So, Hesse. Not a name that’s been heard around this blog for quite some time now. I was quite fond of his works, but after writing a 4000 word essay on a selection of his works I found myself a bit tired of him, oversaturated as I was at the time. After some time had passed, I found myself hankering for a bit more of his work, and I still hadn’t gotten round to reading The Glass Bead Game yet.
The Glass Bead Game is the story of Joseph Knecht, an elite academic in a province known for its intellectual prowess and mastery of the eponymous glass bead game. Set out as a biography of him following a mysterious scandal and subsequent death, it follows his struggle between maintaining the intellectual purity of the Castalian society that he has grown up in, and preventing it from becoming irrelevant in its detachment from the politics of the outside world.
I wanted to like this more than I did. After feeling so moved by his writing in books like Beneath the Wheel and Steppenwolf, I had hoped that something similar would happen with The Glass Bead Game. As it is, I can appreciate it as a well-crafted critique of academia, but I’m not sure what appeal it would have to the everyday reader.
I feel that part of the reason that The Glass Bead Game resonated with me emotionally was the biography format. Firstly, this means that the structure is a bit on the odd side. While you’d normally get world-building and side stories woven throughout the narrative, the structure means that the main narrative is preceded by a general history of the glass bead game, and appended by the collected writings of the main character. As such, Joseph’s story doesn’t begin until page 47 and ends on page 425 out of 558. While I can understand wanting to use a format like a biography for immersion purposes, but it does feel very strange and disjointed. Secondly, I found that the academic tone meant that at times it does get very dense and slow-going. If you’re looking for a book that challenges you, then this probably won’t be a huge problem, but I could see it being a barrier for those looking for something lighter or more traditional.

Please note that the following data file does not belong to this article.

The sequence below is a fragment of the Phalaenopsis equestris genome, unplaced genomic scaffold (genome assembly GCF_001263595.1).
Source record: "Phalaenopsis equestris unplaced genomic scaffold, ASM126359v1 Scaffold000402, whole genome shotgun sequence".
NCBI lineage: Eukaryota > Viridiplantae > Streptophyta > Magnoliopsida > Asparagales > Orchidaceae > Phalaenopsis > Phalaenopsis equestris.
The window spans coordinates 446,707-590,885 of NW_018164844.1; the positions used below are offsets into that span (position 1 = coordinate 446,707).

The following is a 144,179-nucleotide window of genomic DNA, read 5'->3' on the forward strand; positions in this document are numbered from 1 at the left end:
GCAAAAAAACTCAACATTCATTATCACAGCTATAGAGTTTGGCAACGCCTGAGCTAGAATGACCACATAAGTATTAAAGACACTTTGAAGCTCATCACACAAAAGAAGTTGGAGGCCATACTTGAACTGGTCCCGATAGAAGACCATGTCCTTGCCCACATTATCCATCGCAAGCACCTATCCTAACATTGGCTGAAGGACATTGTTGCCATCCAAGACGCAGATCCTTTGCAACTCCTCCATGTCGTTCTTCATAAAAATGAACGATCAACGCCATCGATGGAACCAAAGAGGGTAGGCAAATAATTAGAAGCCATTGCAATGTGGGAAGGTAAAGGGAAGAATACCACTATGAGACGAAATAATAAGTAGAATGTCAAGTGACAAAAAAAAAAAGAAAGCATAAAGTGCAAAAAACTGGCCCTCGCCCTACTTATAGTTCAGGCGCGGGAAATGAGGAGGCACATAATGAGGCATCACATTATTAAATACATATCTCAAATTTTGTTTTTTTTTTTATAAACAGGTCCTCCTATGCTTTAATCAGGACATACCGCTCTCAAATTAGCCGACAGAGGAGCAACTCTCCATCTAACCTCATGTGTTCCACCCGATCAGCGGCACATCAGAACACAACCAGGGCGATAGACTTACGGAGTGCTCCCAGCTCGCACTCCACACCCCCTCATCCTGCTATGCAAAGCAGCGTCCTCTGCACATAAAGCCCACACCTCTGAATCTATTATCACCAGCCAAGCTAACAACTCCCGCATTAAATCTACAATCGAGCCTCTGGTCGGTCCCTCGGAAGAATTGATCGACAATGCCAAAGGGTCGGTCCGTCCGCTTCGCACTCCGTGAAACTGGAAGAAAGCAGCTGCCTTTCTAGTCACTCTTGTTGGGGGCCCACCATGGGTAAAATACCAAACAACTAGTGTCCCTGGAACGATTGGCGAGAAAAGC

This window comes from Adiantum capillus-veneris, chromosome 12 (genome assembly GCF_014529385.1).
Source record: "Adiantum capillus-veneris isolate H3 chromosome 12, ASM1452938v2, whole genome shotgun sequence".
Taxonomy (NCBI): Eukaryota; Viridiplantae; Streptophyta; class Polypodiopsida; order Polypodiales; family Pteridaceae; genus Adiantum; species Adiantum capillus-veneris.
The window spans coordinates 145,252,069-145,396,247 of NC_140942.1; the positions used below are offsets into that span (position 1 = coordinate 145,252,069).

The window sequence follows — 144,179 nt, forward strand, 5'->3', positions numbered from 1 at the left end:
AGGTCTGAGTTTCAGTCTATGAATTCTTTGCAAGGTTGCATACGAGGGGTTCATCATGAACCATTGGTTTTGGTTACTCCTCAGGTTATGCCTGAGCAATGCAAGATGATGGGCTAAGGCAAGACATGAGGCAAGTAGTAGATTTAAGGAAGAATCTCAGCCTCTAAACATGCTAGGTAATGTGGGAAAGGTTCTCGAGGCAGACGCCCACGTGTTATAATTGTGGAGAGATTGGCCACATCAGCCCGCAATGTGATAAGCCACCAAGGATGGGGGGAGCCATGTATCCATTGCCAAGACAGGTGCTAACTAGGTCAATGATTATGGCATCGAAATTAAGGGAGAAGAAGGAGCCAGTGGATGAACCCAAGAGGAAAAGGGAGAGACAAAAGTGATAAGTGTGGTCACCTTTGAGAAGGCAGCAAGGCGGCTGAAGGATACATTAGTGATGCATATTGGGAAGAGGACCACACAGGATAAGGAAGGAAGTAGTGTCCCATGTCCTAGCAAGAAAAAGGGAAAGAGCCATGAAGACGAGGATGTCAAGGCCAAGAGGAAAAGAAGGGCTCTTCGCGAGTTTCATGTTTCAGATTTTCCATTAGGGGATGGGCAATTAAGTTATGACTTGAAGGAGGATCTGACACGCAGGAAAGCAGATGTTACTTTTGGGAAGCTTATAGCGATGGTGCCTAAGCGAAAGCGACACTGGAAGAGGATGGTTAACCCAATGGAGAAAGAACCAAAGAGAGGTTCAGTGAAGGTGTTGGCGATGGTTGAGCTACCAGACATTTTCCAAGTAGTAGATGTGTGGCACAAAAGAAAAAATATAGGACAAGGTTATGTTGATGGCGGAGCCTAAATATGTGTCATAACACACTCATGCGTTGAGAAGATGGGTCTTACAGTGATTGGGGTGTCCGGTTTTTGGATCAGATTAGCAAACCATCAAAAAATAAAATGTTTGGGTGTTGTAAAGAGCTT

For me personally, I found this more interesting in relation to the rest of his work, especially considering that my prior focus on his work was to do with identity and growth. If you’re already a fan of Hesse’s work, then The Glass Bead Game has some interesting parallels to other protagonists from his earlier work. I wouldn’t start off with this if you’ve never read Hesse though, as it has a bit of a steep adjustment curve.
I wouldn’t necessarily recommend this to everyone, but if you’re already a fan of Hesse’s work, or you’re willing to look past a rather disjointed and dense experience, then you could probably gain something from this. If you’re looking for an introduction to Hesse’s work though, I would recommend one of his earlier works before you tackle The Glass Bead Game. 3.5/5
Next review: The Dice Man by Luke Rhinehart